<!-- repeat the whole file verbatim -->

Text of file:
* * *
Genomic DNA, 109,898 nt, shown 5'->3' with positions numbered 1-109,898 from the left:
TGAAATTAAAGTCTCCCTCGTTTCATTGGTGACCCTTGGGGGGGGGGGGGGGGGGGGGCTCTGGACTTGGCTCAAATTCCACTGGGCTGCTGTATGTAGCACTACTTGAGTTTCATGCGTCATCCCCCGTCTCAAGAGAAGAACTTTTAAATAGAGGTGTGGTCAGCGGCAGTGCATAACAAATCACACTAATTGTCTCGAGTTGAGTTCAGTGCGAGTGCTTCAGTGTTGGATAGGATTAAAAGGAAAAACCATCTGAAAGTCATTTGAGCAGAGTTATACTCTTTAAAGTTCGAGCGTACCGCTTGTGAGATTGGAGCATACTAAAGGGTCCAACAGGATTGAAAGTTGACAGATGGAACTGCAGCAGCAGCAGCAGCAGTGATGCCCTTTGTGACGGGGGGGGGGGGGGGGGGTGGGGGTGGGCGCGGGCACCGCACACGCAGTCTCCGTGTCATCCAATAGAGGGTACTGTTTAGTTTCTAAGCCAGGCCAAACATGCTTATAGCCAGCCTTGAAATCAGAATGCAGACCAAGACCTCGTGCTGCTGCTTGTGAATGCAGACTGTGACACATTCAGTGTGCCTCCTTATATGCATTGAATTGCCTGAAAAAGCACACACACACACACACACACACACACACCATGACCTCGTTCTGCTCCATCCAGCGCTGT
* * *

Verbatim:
Genomic DNA, 109,898 nt, shown 5'->3' with positions numbered 1-109,898 from the left:
TGAAATTAAAGTCTCCCTCGTTTCATTGGTGACCCTTGGGGGGGGGGGGGGGGGGGGGCTCTGGACTTGGCTCAAATTCCACTGGGCTGCTGTATGTAGCACTACTTGAGTTTCATGCGTCATCCCCCGTCTCAAGAGAAGAACTTTTAAATAGAGGTGTGGTCAGCGGCAGTGCATAACAAATCACACTAATTGTCTCGAGTTGAGTTCAGTGCGAGTGCTTCAGTGTTGGATAGGATTAAAAGGAAAAACCATCTGAAAGTCATTTGAGCAGAGTTATACTCTTTAAAGTTCGAGCGTACCGCTTGTGAGATTGGAGCATACTAAAGGGTCCAACAGGATTGAAAGTTGACAGATGGAACTGCAGCAGCAGCAGCAGCAGTGATGCCCTTTGTGACGGGGGGGGGGGGGGGGGGTGGGGGTGGGCGCGGGCACCGCACACGCAGTCTCCGTGTCATCCAATAGAGGGTACTGTTTAGTTTCTAAGCCAGGCCAAACATGCTTATAGCCAGCCTTGAAATCAGAATGCAGACCAAGACCTCGTGCTGCTGCTTGTGAATGCAGACTGTGACACATTCAGTGTGCCTCCTTATATGCATTGAATTGCCTGAAAAAGCACACACACACACACACACACACACACACCATGACCTCGTTCTGCTCCATCCAGCGCTGT